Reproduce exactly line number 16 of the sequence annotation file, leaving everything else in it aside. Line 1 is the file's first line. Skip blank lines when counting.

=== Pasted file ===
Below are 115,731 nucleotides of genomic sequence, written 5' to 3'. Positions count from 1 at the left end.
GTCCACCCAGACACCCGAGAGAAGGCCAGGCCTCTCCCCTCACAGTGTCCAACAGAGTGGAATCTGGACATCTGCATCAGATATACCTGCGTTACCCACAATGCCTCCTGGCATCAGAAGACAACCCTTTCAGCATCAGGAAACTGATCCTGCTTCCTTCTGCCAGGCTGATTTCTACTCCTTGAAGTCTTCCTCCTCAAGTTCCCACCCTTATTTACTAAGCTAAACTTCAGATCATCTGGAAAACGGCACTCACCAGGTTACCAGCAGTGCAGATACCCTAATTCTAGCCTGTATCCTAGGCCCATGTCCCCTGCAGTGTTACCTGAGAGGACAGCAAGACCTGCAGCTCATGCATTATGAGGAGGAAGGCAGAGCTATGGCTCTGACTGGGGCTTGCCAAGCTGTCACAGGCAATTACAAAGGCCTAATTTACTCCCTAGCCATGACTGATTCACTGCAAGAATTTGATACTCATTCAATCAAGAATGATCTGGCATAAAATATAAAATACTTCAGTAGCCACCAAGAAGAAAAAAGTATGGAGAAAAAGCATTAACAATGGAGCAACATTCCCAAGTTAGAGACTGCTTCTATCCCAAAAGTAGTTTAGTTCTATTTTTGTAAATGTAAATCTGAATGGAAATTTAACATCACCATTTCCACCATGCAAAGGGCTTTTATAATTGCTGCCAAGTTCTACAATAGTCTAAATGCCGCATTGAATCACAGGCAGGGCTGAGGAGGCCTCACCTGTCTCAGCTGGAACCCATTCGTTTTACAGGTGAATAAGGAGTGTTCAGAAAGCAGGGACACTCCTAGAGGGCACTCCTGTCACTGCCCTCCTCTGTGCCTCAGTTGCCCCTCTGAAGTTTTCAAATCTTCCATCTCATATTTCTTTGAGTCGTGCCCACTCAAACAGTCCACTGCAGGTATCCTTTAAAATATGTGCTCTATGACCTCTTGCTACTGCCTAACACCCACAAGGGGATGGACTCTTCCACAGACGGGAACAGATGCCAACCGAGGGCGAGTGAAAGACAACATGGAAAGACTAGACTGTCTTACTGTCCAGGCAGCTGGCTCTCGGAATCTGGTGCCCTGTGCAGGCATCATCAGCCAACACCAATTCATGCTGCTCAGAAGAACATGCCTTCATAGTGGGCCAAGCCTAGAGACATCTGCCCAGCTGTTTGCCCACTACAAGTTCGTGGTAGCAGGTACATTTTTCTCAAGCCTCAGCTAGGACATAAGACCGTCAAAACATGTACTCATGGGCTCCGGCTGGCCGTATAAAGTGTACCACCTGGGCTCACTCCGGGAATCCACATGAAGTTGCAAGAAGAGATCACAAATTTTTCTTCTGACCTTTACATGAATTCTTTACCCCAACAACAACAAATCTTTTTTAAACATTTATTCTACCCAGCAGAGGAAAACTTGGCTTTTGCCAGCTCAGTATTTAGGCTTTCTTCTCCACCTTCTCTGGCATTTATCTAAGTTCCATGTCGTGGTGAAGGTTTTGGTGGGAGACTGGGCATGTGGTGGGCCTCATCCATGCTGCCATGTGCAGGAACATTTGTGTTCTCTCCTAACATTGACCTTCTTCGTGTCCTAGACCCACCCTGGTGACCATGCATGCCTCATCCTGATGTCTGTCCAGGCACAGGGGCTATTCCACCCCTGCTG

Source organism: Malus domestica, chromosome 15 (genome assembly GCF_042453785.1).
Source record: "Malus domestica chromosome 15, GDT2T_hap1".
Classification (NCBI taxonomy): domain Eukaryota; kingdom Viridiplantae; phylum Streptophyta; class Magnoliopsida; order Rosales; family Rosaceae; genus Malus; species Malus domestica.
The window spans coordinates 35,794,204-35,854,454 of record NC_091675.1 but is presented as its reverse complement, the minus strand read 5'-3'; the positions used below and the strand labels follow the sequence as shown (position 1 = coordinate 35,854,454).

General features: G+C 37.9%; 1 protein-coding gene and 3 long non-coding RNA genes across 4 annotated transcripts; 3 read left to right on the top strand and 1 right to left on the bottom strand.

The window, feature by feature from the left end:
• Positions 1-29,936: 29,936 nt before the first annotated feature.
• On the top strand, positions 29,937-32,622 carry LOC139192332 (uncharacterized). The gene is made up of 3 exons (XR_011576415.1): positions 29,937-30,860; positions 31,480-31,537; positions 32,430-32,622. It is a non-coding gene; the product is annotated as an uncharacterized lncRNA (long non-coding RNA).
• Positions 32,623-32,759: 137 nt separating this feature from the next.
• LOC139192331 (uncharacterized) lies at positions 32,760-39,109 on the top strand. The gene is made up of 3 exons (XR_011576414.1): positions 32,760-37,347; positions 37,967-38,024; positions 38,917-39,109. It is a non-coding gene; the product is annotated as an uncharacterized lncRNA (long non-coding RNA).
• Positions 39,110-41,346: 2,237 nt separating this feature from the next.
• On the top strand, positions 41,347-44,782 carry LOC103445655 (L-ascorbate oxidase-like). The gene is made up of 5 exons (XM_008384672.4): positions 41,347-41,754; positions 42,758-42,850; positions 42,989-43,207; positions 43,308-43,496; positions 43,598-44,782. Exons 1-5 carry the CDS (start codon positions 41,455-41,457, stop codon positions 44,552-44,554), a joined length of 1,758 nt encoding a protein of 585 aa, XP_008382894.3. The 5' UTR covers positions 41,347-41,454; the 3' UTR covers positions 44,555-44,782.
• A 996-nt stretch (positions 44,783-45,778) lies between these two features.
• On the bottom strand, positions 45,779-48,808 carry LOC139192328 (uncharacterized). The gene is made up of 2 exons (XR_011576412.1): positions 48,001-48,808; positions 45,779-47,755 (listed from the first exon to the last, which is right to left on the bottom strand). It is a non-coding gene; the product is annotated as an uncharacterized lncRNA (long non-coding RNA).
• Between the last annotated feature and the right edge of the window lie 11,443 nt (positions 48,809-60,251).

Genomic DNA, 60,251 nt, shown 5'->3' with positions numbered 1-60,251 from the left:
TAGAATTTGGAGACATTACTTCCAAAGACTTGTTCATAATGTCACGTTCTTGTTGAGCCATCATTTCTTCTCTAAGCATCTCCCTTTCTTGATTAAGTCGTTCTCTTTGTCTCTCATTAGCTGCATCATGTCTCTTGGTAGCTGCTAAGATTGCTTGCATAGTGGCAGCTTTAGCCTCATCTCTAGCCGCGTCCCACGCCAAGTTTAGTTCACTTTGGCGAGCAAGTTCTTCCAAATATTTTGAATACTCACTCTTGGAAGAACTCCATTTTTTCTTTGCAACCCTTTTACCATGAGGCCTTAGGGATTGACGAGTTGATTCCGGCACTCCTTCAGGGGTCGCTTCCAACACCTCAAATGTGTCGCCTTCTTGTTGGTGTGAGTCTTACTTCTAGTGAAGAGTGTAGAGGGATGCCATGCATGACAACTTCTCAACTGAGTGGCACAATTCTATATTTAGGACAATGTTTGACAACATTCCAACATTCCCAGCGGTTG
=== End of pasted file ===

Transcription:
• On the bottom strand, positions 45,779-48,808 carry LOC139192328 (uncharacterized). The gene is made up of 2 exons (XR_011576412.1): positions 48,001-48,808; positions 45,779-47,755 (listed from the first exon to the last, which is right to left on the bottom strand). It is a non-coding gene; the product is annotated as an uncharacterized lncRNA (long non-coding RNA).